Thomas Starkie (2 January 1782 – 15 April 1849) was an English lawyer and jurist. A talented mathematician in his youth, he especially contributed to the unsuccessful attempts to codify the English criminal law in the nineteenth century.
England is a country that is part of the United Kingdom. It shares land borders with Wales to the west and Scotland to the north-northwest. The Irish Sea lies west of England and the Celtic Sea lies to the southwest. England is separated from continental Europe by the North Sea to the east and the English Channel to the south. The country covers five-eighths of the island of Great Britain, which lies in the North Atlantic, and includes over 100 smaller islands, such as the Isles of Scilly and the Isle of Wight.
A lawyer or attorney is a person who practices law, as an advocate, attorney, attorney at law, barrister, barrister-at-law, bar-at-law, civil law notary, counsel, counselor, counsellor, counselor at law, solicitor, chartered legal executive, or public servant preparing, interpreting and applying law, but not as a paralegal or charter executive secretary. Working as a lawyer involves the practical application of abstract legal theories and knowledge to solve specific individualized problems, or to advance the interests of those who hire lawyers to perform legal services.
A jurist is someone who researches and studies jurisprudence. Such a person can work as an academic, legal writer or law lecturer. In the United Kingdom, Australia, New Zealand, South Africa, and in many other Commonwealth countries, the word jurist sometimes refers to a barrister, whereas in the United States of America and Canada it often refers to a judge.
Born in Blackburn, Lancashire, Thomas was the eldest son of the Rev. Thomas Starkie, vicar of Blackburn, and his wife, Ann née Yatman. He was educated at Clitheroe Royal Grammar School and St John's College, Cambridge, from where he graduated in 1803 as senior wrangler and first Smith's prizeman. In the same year, he became a Fellow of St Catharine's College, Cambridge.In 1812 he married Lucy, eldest daughter of Rev. Thomas Dunham Whitaker which entailed that he resign his fellowship. The couple went on to parent five children.
Blackburn is a town in Lancashire, England. It lies to the north of the West Pennine Moors on the southern edge of the Ribble Valley, 9 miles (14 km) east of Preston, 20.9 miles (34 km) NNW of Manchester and 9 miles (14 km) north of the Greater Manchester border. Blackburn is bounded to the south by Darwen, with which it forms the unitary authority of Blackburn with Darwen; Blackburn is its administrative centre. At the time of the UK Government's 2001 census, Blackburn had a population of 105,085, whilst the wider borough of Blackburn with Darwen had a population of 140,700. Blackburn had a population of 117,963 in 2011, a massive increase since 2001.
Lancashire is a ceremonial county in North West England. The administrative centre is Preston. The county has a population of 1,449,300 and an area of 1,189 square miles (3,080 km2). People from Lancashire are known as Lancastrians.
A vicar is a representative, deputy or substitute; anyone acting "in the person of" or agent for a superior. Linguistically, vicar is cognate with the English prefix "vice", similarly meaning "deputy". The title appears in a number of Christian ecclesiastical contexts, but also as an administrative title, or title modifier, in the Roman Empire. In addition, in the Holy Roman Empire a local representative of the emperor, perhaps an archduke, might be styled "vicar".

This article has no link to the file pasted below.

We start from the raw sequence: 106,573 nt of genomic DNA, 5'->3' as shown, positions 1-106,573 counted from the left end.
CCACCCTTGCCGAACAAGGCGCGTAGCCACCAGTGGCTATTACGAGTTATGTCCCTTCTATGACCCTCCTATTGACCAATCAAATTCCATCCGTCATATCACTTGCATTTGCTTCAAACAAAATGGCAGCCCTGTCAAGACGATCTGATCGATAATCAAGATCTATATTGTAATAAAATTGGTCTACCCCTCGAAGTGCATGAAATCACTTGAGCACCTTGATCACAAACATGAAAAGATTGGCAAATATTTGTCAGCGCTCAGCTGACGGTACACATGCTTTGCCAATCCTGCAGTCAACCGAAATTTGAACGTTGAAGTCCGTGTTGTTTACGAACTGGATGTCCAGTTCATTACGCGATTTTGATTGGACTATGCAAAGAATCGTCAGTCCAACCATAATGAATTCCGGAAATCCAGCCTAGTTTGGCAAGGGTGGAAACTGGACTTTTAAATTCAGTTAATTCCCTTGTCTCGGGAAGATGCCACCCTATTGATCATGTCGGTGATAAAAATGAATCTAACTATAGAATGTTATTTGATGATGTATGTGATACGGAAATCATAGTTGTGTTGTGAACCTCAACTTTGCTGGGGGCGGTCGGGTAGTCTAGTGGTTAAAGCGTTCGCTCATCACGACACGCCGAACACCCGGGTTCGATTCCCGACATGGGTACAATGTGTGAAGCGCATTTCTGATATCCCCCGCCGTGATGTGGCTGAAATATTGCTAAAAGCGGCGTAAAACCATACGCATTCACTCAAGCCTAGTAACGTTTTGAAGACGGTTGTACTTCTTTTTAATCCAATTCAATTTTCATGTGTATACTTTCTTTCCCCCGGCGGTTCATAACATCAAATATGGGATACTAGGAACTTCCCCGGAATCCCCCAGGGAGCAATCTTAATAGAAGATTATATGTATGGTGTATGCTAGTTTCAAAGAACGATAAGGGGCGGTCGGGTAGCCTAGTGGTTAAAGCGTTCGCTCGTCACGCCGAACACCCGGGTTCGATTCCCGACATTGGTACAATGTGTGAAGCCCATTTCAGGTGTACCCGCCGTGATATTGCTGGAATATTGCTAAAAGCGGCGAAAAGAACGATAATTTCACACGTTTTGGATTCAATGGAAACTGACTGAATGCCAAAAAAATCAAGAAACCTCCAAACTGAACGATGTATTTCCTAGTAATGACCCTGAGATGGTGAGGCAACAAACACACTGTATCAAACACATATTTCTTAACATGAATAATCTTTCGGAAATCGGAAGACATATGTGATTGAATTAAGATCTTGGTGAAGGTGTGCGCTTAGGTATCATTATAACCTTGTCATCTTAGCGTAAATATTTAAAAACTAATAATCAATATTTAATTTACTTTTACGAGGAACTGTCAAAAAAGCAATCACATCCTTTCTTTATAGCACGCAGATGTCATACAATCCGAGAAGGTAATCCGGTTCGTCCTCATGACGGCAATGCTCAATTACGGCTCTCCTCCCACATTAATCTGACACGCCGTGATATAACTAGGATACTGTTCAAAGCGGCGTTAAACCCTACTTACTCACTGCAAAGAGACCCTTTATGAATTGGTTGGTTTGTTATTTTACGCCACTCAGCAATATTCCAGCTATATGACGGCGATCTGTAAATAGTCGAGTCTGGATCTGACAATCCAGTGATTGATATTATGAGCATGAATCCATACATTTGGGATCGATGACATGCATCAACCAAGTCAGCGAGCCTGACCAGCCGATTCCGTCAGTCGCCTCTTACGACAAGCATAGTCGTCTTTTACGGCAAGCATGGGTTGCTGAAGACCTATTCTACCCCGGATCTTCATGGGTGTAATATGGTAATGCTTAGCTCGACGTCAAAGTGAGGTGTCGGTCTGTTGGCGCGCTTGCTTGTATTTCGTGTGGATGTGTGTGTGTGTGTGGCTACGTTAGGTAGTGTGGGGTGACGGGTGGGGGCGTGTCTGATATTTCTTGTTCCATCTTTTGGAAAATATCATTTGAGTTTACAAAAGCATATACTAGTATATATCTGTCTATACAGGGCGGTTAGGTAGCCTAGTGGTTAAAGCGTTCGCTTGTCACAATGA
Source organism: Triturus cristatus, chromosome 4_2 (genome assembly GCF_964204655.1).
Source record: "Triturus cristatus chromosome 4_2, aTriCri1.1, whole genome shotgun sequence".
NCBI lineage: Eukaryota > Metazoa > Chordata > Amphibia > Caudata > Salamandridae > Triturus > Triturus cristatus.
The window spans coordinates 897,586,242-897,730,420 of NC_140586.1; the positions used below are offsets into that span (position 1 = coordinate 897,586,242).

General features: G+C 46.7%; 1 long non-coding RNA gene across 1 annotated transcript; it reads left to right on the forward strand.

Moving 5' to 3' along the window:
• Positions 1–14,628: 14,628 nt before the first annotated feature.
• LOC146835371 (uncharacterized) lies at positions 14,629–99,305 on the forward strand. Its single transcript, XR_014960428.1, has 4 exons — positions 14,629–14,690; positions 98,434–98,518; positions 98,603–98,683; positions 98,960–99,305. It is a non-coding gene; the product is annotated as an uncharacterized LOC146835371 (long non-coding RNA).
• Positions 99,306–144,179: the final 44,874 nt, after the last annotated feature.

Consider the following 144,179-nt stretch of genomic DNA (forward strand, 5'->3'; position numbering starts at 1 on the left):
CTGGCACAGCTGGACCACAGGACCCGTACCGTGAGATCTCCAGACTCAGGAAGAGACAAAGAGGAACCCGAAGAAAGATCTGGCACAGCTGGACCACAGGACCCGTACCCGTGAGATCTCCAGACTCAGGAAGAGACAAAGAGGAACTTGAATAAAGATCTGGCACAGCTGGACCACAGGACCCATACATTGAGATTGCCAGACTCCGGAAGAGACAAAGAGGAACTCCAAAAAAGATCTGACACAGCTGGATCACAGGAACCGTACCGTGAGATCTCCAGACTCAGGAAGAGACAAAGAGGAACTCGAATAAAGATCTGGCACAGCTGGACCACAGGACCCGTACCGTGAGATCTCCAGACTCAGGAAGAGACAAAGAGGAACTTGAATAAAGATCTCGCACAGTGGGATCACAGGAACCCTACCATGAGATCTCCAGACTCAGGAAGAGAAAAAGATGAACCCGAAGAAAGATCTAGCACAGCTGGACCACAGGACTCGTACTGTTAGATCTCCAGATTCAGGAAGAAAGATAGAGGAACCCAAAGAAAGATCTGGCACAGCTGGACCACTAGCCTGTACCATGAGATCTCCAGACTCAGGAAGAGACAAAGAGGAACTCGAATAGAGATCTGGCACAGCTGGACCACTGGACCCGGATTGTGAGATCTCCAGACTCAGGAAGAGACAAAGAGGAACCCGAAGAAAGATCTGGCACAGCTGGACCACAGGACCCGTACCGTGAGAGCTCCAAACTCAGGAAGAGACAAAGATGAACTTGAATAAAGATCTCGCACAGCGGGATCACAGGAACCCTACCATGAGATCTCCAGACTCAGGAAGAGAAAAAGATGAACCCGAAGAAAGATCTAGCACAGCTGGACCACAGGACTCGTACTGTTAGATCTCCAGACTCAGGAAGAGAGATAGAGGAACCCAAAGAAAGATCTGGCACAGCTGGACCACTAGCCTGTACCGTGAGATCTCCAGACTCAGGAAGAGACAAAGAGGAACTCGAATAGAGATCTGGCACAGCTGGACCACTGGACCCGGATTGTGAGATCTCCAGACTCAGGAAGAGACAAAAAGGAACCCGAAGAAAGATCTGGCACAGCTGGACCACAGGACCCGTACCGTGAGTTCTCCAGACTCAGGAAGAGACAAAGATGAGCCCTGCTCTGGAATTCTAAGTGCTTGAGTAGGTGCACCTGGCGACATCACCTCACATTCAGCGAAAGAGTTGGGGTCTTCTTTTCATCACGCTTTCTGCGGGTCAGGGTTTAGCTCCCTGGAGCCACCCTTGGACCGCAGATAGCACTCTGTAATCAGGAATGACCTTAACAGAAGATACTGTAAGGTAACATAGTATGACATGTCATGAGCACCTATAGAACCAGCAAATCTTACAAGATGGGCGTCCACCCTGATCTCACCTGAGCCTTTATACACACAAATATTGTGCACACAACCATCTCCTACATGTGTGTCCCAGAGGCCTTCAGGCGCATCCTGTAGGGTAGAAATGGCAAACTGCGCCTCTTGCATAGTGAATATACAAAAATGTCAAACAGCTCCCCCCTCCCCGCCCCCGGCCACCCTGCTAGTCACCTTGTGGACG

Starkie entered Lincoln's Inn as a pupil of Joseph Chitty and was called to the bar in 1810, proceeding to practise as a special pleader as well as on the northern circuit, and becoming a QC.
The Honourable Society of Lincoln's Inn is one of the four Inns of Court in London to which barristers of England and Wales belong and where they are called to the Bar. Lincoln's Inn is recognised to be one of the world's most prestigious professional bodies of judges and lawyers.
A pupillage, in England and Wales, Northern Ireland, Kenya, Pakistan and Hong Kong is the final, vocational stage of training for those wishing to become practising barristers. Pupillage is similar to an apprenticeship, during which bar graduates build on what they have learnt during the BPTC or equivalent by combining it with practical work experience in a set of barristers' chambers or pupillage training organisation.
A special pleader was a historical legal occupation. The practitioner, or "special pleader" in English law specialised in drafting "pleadings", in modern terminology statements of case.
In 1823 he became Downing Professor of law at Cambridge though he had little success in attracting pupils with his poor presentations, a fate shared with his contemporary John Austin. He repeated his failure at the Inner Temple in 1833. However, in 1833, Starkie was appointed to the royal commission on a proposed English Criminal Code and spent the rest of his life on various commissions on reform and codification of the criminal law. He was not always popular with his colleagues, Henry Bellenden Ker calling him "childish" and "desultory and wayward".
The Downing Professorship of the Laws of England is one of the senior professorships in law at the University of Cambridge.
The University of Cambridge is a collegiate public research university in Cambridge, United Kingdom. Founded in 1209 and granted a Royal Charter by King Henry III in 1231, Cambridge is the second-oldest university in the English-speaking world and the world's fourth-oldest surviving university. The university grew out of an association of scholars who left the University of Oxford after a dispute with the townspeople. The two 'ancient universities' share many common features and are often referred to jointly as 'Oxbridge'. The history and influence of the University of Cambridge has made it one of the most prestigious universities in the world.